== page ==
• Hayley
    37
    So... now that we've all had some time to think about Zygote, I'd like to talk about the human & synthetic class hierarchy. We've got a bit of knowledge about that from Barkley's experiences, but then the twist comes and it's revealed she's human after all. I wanted to write something from the POV of a legitimate synthetic, who I have named Adam.

    I was thinking about roles, programming, etc. Usually in AI type movies, the AI tends to rebel against the creator (think Blade Runner or Prometheus, etc). If your AI is essentially a slave class, then why program them with emotions that could lead to rebelliousness? I know that I want Adam to be much more timid than your "typical Ridley Scott" android (even though Ridley Scott's movies are amazing). Plus, having the girl, Barkley, be the braver one does switch expectations a bit (added bonus).

    I guess i'm just looking to collaborate on this idea. If you all want to help me develop my characters and plot and such, that'd be awesome. I've got more ideas, but I want to see who's interested before I share more.
  • AZechariah
    14
    I wanted to write something from the POV of a legitimate syntheticHayley

    That's a great ideas, and although it's not a new one, it hasn't been tackled successfully many times before, there is a huge fertile un-plowed field there, go for it, but make it 100% the POV of the alien.
  • Ironclad Industries
    65
    I like the idea, especially because writing POV is how I write almost exclusively. as @AZechariah said, its been done many times before, so youll have to be careful to avoid the typical cliches that make it feel too generic, but if its done well it would be awesome!
  • Hayley
    37
    Of course I know that this has been done several times, and I know I'm not going to ever be as good as someone like Ridley Scott, who seems to know androids like the back of his hand, but here goes (this is my first venture into screenplays, by the way, so I'll need all the advice I can get -- thanks in advance). Here's my attempt at deconstructing android cliches:

    Cliche #1: Androids appear to be either robotic and mission-focused (Data, Ash) or outwardly rebellious due to a life as a second-class citizen (Roy Batty, David 8). I want my android, Adam, to not have the programming to make him rebellious towards a creator or master, but not docile, either -- just anxious and eager-to-please. (Perhaps later, when running for his life with Barkley, she can reprogram him? Don't know yet, but would love to hear thoughts).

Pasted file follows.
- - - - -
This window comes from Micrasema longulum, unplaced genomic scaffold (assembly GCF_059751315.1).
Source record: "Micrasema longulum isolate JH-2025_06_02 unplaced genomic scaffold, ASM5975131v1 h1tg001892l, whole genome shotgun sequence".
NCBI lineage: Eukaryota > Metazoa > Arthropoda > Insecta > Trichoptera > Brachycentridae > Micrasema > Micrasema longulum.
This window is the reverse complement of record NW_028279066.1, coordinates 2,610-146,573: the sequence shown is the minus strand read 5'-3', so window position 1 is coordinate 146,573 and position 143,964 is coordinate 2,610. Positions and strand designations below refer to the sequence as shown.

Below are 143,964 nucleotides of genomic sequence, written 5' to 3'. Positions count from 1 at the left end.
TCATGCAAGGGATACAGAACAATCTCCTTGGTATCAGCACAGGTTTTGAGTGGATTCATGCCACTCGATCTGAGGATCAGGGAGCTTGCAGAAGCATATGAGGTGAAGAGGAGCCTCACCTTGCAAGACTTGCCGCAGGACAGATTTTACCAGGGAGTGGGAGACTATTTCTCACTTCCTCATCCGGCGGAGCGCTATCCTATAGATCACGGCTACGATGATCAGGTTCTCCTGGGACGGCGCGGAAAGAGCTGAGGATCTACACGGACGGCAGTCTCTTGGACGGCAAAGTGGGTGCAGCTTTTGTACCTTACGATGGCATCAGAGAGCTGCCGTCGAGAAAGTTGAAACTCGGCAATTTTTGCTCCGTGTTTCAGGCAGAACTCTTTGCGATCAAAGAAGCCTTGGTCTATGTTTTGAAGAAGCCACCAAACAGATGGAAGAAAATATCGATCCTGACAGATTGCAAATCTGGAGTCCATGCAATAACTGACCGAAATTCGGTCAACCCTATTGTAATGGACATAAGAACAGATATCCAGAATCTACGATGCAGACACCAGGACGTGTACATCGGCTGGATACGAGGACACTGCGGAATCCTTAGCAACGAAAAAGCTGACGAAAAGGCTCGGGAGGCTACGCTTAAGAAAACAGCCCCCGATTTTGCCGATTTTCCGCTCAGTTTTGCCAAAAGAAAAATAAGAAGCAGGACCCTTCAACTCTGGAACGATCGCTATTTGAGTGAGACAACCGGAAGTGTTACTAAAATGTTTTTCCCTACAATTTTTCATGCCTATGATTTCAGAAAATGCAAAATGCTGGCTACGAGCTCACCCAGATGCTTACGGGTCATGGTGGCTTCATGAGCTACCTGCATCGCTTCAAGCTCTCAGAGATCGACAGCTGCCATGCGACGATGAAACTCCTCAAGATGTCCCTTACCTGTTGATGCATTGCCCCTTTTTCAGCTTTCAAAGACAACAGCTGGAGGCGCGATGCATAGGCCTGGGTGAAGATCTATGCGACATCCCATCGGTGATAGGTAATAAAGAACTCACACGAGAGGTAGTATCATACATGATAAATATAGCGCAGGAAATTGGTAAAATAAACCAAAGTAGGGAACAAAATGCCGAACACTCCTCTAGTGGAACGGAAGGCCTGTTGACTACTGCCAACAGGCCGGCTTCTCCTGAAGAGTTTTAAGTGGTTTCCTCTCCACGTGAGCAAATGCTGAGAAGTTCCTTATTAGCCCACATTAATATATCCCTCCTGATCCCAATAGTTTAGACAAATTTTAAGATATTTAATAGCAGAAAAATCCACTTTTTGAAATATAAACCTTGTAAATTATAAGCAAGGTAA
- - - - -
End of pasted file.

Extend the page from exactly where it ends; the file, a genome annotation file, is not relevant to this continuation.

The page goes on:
Cliche #2: Androids are always the "smart ones" when they're the only android in a group of humans. Adam, as a second-class citizen, is probably little more than a janitor, so why would he know anything about the Zygote monster? (Plus, I hate deus ex machinas).

    Cliche #3: Due to their intelligence and/or being looked down on, androids tend to have a lot to prove, and many of them get god complexes of some sort. (Looking at you, David from Prometheus). I want Adam to feel sympathy towards Barkley because of their shared experience, even though she's human after all. This won't be some 'Oh my God the android has emotions!' type thing, it'll be there all along, no need to show it in a big way.

    Do you think that'll work for now? Are there any other cliches I need to look out for? Thanks :)
  • Johann
    28
    I'm not sold on this idea of Androids having emotions, at least not the way people are going about it. Looking at how neural networks are currently being developed by google and Facebook, the focus is largely on emulating the human psyche's rational function. It's a simulation of "thinking about an object of experience" whereas the feeling function is more "a way of being in the world". By simply emulating "thinking about" there can be no "qualia", no true artificial consciousness.

    For a feeling function to emerge one needs at the very least limbic and endocrine system and most importantly a nervous system. I must experience the peculiar qualia that I AM this body, this particular object of experience and identify with it through my nervous system. When that happens then any threat to the body triggers the flight, fight or freeze response and other motivations such as co-operation or desiring love as behaviours can build on top of that. So I think it may be possible to build a sophisticated android that can experience itself as "being in the world" but these systems need to be in place otherwise it's simply emulation.

    Just my own background thoughts on this. Might be useful...
  • Johann
    28
    Just a footnote: here's the real crazy thing about consciousness - going not so much by the medical definition of having a nervous system but rather by the psychoanalytic definition in the sense that not only do I experience myself as a subjective "being in the world" but I'm able to view myself as "object" too. In order for that to happen I need to not only identify with my particular body but paradoxically I also need to experience a dissociation from it. (how else could I be conscious of myself without the capacity to see myself as object?)